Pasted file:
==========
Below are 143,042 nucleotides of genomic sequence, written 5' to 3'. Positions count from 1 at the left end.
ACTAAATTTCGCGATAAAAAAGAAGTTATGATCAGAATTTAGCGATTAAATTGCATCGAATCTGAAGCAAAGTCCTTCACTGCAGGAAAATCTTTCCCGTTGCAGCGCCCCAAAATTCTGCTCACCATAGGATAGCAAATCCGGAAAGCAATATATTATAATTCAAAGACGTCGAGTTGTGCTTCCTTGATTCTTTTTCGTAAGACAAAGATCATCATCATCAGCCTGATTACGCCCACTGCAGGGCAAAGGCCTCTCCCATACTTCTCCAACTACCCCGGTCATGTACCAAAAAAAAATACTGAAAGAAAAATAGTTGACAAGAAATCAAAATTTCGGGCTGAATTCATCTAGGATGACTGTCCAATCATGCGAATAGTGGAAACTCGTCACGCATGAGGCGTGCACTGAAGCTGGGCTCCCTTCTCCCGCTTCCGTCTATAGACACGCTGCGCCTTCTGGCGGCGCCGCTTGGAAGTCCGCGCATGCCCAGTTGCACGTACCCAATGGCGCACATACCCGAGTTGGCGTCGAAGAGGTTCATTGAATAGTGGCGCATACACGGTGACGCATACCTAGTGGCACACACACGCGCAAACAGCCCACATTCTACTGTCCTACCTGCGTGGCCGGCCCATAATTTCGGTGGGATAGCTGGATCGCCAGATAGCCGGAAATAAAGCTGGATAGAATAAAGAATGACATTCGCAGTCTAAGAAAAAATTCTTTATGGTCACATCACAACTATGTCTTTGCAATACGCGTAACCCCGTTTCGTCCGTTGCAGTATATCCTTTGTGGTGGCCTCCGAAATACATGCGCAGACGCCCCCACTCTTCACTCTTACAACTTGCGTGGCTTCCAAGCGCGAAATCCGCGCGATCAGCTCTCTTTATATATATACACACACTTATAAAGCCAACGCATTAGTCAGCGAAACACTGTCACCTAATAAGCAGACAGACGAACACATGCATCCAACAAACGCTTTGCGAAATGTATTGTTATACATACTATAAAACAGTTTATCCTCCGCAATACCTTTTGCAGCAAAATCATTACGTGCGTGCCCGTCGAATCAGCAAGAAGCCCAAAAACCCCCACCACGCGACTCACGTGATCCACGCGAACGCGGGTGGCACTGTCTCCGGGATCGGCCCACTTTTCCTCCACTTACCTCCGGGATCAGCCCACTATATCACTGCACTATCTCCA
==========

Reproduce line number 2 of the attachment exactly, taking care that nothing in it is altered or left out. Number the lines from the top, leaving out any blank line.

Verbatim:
ACTAAATTTCGCGATAAAAAAGAAGTTATGATCAGAATTTAGCGATTAAATTGCATCGAATCTGAAGCAAAGTCCTTCACTGCAGGAAAATCTTTCCCGTTGCAGCGCCCCAAAATTCTGCTCACCATAGGATAGCAAATCCGGAAAGCAATATATTATAATTCAAAGACGTCGAGTTGTGCTTCCTTGATTCTTTTTCGTAAGACAAAGATCATCATCATCAGCCTGATTACGCCCACTGCAGGGCAAAGGCCTCTCCCATACTTCTCCAACTACCCCGGTCATGTACCAAAAAAAAATACTGAAAGAAAAATAGTTGACAAGAAATCAAAATTTCGGGCTGAATTCATCTAGGATGACTGTCCAATCATGCGAATAGTGGAAACTCGTCACGCATGAGGCGTGCACTGAAGCTGGGCTCCCTTCTCCCGCTTCCGTCTATAGACACGCTGCGCCTTCTGGCGGCGCCGCTTGGAAGTCCGCGCATGCCCAGTTGCACGTACCCAATGGCGCACATACCCGAGTTGGCGTCGAAGAGGTTCATTGAATAGTGGCGCATACACGGTGACGCATACCTAGTGGCACACACACGCGCAAACAGCCCACATTCTACTGTCCTACCTGCGTGGCCGGCCCATAATTTCGGTGGGATAGCTGGATCGCCAGATAGCCGGAAATAAAGCTGGATAGAATAAAGAATGACATTCGCAGTCTAAGAAAAAATTCTTTATGGTCACATCACAACTATGTCTTTGCAATACGCGTAACCCCGTTTCGTCCGTTGCAGTATATCCTTTGTGGTGGCCTCCGAAATACATGCGCAGACGCCCCCACTCTTCACTCTTACAACTTGCGTGGCTTCCAAGCGCGAAATCCGCGCGATCAGCTCTCTTTATATATATACACACACTTATAAAGCCAACGCATTAGTCAGCGAAACACTGTCACCTAATAAGCAGACAGACGAACACATGCATCCAACAAACGCTTTGCGAAATGTATTGTTATACATACTATAAAACAGTTTATCCTCCGCAATACCTTTTGCAGCAAAATCATTACGTGCGTGCCCGTCGAATCAGCAAGAAGCCCAAAAACCCCCACCACGCGACTCACGTGATCCACGCGAACGCGGGTGGCACTGTCTCCGGGATCGGCCCACTTTTCCTCCACTTACCTCCGGGATCAGCCCACTATATCACTGCACTATCTCCA